Suicide and Homicide on Death Row
The policies concerning suicide and executions/homicides here within the California Department of Corrections and Rehabilitation (CDCR) are, to say the least, strange.
For example, whenever a death row inmate commits suicide, this prison places the entire death row section on lockdown. They do this so that they can check on the mental and emotional well-being of the entire death row population. They send their prison psychiatrist to each and every cage to check on each and every inmate by asking questions such as “Are you alright? You aren’t thinking of killing yourself, are you?”
These, and other types of questions, when answered by inmates, give this prison staff what they believe are signs of “behavioral disorders” such as suicide, or suicidal thoughts. (Even though the 19 inmates on death row who have committed suicide did so without telling anyone, even the prison psychiatrist, about their thoughts or plans.)
Whenever this state executes a death row inmate within this prison, the day before, and the day of the state execution, the whole prison is placed on lockdown. The day after the execution the lockdown is lifted, and at no time—the day before, the day of, or the day after—does the prison send its psychiatrist around to any death row inmate to see if they are alright!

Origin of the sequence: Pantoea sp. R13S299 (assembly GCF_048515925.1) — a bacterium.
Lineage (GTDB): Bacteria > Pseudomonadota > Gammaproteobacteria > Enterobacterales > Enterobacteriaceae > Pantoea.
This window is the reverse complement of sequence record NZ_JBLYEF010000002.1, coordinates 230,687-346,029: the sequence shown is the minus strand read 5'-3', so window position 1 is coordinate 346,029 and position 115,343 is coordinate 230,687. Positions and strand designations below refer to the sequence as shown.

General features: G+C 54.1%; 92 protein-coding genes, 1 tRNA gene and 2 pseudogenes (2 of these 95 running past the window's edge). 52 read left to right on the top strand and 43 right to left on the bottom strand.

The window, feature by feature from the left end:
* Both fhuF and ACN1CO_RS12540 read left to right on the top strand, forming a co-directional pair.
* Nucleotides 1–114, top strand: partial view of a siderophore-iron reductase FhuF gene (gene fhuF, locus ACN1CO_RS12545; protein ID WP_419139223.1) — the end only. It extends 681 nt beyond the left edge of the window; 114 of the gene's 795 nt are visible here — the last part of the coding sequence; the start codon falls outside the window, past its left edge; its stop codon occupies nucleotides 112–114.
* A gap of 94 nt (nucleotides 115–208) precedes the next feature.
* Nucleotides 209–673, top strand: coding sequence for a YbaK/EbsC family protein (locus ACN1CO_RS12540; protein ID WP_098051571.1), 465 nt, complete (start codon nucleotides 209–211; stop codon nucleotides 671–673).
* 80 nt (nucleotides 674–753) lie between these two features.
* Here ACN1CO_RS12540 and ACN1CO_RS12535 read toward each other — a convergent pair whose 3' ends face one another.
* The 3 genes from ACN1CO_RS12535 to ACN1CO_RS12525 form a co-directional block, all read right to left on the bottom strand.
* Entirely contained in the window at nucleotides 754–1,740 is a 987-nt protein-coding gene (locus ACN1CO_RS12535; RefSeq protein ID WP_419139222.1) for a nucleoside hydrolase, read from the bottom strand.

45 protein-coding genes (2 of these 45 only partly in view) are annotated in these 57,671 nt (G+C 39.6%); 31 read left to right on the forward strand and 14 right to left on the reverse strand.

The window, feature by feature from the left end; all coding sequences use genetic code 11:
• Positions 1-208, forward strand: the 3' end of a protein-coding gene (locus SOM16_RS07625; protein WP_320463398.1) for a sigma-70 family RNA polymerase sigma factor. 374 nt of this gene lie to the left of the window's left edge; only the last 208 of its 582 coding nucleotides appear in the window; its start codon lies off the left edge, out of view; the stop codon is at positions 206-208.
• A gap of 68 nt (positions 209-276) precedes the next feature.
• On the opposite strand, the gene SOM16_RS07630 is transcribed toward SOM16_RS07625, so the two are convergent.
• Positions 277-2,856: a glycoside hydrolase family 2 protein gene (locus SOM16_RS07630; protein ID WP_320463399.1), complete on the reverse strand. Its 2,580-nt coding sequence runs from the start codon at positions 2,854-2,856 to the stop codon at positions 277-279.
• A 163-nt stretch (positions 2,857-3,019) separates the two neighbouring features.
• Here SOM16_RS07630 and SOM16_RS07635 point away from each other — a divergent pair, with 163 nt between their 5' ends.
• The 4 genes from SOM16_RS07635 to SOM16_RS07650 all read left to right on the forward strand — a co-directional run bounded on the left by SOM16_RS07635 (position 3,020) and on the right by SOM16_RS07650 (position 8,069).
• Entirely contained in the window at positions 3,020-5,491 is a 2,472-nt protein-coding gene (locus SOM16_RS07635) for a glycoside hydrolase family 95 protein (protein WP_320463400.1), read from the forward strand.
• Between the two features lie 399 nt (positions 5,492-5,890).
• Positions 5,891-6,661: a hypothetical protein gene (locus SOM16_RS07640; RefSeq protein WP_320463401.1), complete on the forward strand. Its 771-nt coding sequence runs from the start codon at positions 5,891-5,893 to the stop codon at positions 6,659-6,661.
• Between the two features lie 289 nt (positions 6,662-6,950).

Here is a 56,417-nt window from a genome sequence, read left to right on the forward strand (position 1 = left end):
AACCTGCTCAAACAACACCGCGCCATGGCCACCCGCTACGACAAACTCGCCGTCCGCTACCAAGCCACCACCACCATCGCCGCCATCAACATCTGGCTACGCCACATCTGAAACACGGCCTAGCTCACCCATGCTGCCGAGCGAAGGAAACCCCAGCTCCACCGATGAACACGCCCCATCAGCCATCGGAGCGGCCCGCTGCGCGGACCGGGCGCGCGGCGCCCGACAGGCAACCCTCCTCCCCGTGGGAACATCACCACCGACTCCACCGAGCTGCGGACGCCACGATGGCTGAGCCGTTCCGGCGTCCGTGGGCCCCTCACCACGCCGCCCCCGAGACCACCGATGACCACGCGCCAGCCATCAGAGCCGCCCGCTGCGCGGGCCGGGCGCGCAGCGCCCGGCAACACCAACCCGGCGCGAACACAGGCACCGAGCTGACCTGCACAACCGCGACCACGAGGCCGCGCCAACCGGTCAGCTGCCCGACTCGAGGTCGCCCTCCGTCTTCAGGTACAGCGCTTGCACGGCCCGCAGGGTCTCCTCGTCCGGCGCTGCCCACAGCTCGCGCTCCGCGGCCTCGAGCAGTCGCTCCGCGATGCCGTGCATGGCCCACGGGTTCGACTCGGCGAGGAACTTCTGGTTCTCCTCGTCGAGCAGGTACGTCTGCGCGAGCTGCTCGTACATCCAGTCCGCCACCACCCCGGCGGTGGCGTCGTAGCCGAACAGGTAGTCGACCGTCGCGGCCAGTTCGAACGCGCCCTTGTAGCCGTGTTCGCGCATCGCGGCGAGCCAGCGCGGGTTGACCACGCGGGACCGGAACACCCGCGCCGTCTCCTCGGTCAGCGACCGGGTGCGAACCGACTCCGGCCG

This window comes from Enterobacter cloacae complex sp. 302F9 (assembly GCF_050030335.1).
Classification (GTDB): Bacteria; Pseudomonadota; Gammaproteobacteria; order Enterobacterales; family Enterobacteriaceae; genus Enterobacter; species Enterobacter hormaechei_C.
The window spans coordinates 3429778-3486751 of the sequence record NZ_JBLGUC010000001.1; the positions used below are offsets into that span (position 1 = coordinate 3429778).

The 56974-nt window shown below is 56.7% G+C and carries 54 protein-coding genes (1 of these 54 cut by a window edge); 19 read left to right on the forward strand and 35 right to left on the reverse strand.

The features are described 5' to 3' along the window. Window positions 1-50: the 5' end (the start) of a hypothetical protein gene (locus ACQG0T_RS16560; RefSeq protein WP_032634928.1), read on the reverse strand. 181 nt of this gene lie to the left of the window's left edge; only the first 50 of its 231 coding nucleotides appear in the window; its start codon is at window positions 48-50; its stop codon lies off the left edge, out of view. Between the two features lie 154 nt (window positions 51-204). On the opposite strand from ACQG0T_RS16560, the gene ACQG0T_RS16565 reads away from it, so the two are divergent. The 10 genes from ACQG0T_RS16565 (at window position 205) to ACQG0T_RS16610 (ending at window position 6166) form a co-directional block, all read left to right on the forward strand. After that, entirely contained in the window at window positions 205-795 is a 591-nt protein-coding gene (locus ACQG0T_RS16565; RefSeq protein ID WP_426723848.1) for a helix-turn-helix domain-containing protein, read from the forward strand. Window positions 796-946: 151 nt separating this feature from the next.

Why is this?
Could it be that by a prisoner committing suicide the state feels cheated out of their execution? Could it be that they feel in order for a death row inmate to kill him or herself instead of waiting for this state to murder them, that something must be wrong with that inmate?
After all, how could a human being with a sound mind want to commit suicide while living in such a place as San Quentin Prison under living conditions that are animalistic, and no matter how old you are, or how old you live to be, you are treated like a child for the most part? Always being told what to do, always being watched, and searched, and so forth and so on. Yes, one would ask: Why would anyone with a sound mind want to relieve themselves of this fate?
Here in the 21st century, there is something wrong with a person on death row who commits suicide, but nothing wrong with the system that at the least forces them to do so and at the most, executes them! At least that’s how the people who control this system think and feel. No wonder many believe that this system is unnatural and inhumane and downright out of touch with reality!
—February 1, 2012
Kevin Cooper is a death row prisoner at San Quentin State Prison in California. J. Patrick O’Connor, the author of The Framing of Mumia Abu-Jamal, has just written a new book about Kevin Cooper’s case, Scapegoat: The Chino Hills Murders and the Framing of Kevin Cooper. Scapegoat is a detailed and fascinating account of all the ways an innocent Black man was framed by police, prosecutors, and courts for a brutal crime he didn’t commit.
Kevin Cooper C-65304
San Quentin, CA 94974